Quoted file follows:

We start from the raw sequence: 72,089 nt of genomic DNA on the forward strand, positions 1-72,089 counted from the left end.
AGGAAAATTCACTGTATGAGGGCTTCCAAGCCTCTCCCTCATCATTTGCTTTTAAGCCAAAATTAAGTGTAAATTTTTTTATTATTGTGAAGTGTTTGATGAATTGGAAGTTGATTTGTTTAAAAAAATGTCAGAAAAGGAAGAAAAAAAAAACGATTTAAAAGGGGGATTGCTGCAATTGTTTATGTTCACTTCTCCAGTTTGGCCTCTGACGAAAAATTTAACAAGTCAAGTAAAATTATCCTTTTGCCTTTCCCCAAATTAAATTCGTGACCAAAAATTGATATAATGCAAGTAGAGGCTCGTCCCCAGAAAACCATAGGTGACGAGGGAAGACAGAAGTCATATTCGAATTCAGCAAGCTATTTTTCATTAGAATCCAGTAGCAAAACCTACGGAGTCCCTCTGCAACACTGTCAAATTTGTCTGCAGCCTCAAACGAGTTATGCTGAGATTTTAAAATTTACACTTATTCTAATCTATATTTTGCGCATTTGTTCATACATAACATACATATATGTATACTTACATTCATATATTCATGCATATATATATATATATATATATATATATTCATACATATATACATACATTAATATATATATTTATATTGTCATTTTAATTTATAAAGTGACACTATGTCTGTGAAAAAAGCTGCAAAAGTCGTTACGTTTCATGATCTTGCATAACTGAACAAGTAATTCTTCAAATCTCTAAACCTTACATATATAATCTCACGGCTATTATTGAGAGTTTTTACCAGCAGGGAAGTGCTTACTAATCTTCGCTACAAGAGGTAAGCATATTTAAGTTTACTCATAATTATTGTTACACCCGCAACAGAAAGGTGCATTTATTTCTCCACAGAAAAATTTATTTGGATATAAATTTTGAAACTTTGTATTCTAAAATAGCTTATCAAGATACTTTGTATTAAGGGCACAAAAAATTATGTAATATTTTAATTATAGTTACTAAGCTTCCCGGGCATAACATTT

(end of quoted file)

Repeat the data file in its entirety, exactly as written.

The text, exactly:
We start from the raw sequence: 72,089 nt of genomic DNA on the forward strand, positions 1-72,089 counted from the left end.
AGGAAAATTCACTGTATGAGGGCTTCCAAGCCTCTCCCTCATCATTTGCTTTTAAGCCAAAATTAAGTGTAAATTTTTTTATTATTGTGAAGTGTTTGATGAATTGGAAGTTGATTTGTTTAAAAAAATGTCAGAAAAGGAAGAAAAAAAAAACGATTTAAAAGGGGGATTGCTGCAATTGTTTATGTTCACTTCTCCAGTTTGGCCTCTGACGAAAAATTTAACAAGTCAAGTAAAATTATCCTTTTGCCTTTCCCCAAATTAAATTCGTGACCAAAAATTGATATAATGCAAGTAGAGGCTCGTCCCCAGAAAACCATAGGTGACGAGGGAAGACAGAAGTCATATTCGAATTCAGCAAGCTATTTTTCATTAGAATCCAGTAGCAAAACCTACGGAGTCCCTCTGCAACACTGTCAAATTTGTCTGCAGCCTCAAACGAGTTATGCTGAGATTTTAAAATTTACACTTATTCTAATCTATATTTTGCGCATTTGTTCATACATAACATACATATATGTATACTTACATTCATATATTCATGCATATATATATATATATATATATATATATTCATACATATATACATACATTAATATATATATTTATATTGTCATTTTAATTTATAAAGTGACACTATGTCTGTGAAAAAAGCTGCAAAAGTCGTTACGTTTCATGATCTTGCATAACTGAACAAGTAATTCTTCAAATCTCTAAACCTTACATATATAATCTCACGGCTATTATTGAGAGTTTTTACCAGCAGGGAAGTGCTTACTAATCTTCGCTACAAGAGGTAAGCATATTTAAGTTTACTCATAATTATTGTTACACCCGCAACAGAAAGGTGCATTTATTTCTCCACAGAAAAATTTATTTGGATATAAATTTTGAAACTTTGTATTCTAAAATAGCTTATCAAGATACTTTGTATTAAGGGCACAAAAAATTATGTAATATTTTAATTATAGTTACTAAGCTTCCCGGGCATAACATTT